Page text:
Page 1:AMD's Radeon HD 7970: Presenting A Unique Cooling Challenge
Page 2:Arctic Cooling Accelero Xtreme 7970 And III
Page 3:Deepcool Dracula 7970
Page 4:Test System Setup And Benchmarks
Page 5:Benchmark Results: Temperature And Noise
Page 6:Benchmark Results: Overclocking
Page 7:High Performance Cooling Options For The Radeon HD 7970
Benchmark Results: Temperature And Noise
We start with thermal testing to compare AMD's reference Radeon HD 7970 to Arctic's Accelero Xtreme III with EKWB's copper shim, Arctic's Accelero Xtreme 7970, and Deepcool's Dracula 7970.
The Dracula 7970 and Accelero Xtreme 7970 perform almost identically, posting excellent sub-60-degree results under load. When you consider the reference cooler approaches 80 degrees, the improvement is quite impressive.
As we might have expected, adding a shim between the heat sink and GPU takes a toll on efficiency, yielding a mere eight-degree improvement over AMD's vapor chamber, and trailing the Accelero Xtreme 7970 by 14 degrees.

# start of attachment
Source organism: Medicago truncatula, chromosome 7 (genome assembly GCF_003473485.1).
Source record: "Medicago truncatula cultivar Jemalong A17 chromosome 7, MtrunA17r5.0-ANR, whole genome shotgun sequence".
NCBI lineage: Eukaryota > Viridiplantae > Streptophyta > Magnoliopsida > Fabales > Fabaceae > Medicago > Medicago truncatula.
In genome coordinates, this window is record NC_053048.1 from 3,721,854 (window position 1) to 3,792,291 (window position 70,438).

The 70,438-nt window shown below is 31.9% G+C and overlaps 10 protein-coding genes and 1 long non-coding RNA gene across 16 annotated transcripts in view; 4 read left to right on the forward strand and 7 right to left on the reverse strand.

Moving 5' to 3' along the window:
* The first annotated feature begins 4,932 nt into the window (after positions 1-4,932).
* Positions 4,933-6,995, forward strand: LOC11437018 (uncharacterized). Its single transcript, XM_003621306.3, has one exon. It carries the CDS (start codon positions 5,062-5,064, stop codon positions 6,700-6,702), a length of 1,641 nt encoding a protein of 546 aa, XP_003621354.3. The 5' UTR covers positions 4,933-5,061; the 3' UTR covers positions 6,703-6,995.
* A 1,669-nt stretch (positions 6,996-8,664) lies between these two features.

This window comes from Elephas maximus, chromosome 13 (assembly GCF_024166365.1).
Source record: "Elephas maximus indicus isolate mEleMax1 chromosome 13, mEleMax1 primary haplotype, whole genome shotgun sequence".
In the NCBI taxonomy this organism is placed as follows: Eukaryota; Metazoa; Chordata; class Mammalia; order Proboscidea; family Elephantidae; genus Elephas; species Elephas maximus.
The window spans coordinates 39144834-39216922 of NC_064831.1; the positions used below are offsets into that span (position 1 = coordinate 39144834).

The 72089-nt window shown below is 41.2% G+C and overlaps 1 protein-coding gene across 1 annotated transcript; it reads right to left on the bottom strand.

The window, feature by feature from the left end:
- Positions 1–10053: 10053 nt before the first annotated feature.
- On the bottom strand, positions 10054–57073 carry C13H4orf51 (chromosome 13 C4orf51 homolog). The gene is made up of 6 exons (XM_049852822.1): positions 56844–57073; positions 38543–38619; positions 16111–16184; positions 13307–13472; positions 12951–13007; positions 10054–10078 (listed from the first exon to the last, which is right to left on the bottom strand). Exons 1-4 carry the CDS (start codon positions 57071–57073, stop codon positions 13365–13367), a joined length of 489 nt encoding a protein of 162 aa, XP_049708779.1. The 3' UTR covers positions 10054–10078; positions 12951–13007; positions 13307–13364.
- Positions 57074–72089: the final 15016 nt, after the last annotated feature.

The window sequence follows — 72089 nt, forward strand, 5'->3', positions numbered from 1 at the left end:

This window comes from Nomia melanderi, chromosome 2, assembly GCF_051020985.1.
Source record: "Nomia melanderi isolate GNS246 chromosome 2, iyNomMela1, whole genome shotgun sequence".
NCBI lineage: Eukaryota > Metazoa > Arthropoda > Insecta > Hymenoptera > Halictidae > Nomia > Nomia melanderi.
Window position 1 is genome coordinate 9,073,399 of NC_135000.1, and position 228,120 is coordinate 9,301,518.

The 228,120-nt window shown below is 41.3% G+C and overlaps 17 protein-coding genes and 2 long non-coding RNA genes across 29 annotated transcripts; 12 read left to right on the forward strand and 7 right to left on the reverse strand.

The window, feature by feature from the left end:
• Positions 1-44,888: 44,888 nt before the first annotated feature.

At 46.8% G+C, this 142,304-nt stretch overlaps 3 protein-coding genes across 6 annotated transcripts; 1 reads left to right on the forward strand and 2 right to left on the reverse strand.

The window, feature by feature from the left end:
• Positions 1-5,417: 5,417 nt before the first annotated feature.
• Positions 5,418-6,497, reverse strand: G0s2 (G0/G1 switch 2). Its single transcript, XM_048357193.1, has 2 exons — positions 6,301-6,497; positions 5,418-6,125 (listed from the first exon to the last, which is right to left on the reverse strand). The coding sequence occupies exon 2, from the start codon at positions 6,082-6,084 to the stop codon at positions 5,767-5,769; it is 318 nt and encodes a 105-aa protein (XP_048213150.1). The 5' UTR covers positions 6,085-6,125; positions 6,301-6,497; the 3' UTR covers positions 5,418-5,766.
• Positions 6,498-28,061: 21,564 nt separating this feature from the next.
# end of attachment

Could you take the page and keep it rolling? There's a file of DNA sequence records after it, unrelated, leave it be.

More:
All of the aftermarket coolers generate comparable acoustic results. This is something we would expect from the Dracula, since its power source doesn't change (hence, there is no fan ramp). Nevertheless, the three models perform well enough to shine a spotlight on the reference design's weakness: noise.
In contrast, we would have thought that Artic's cooler would have demonstrated more variable measurements. We are able to force a 100% duty cycle using AMD's driver, and we know it's possible to spin the Accelero's fans up because we can hear the difference. Thus, we can conclude that the fan profile on the Radeon HD 7970 doesn't impose significantly higher fan speeds until the GPU temperature rises above 68 degrees.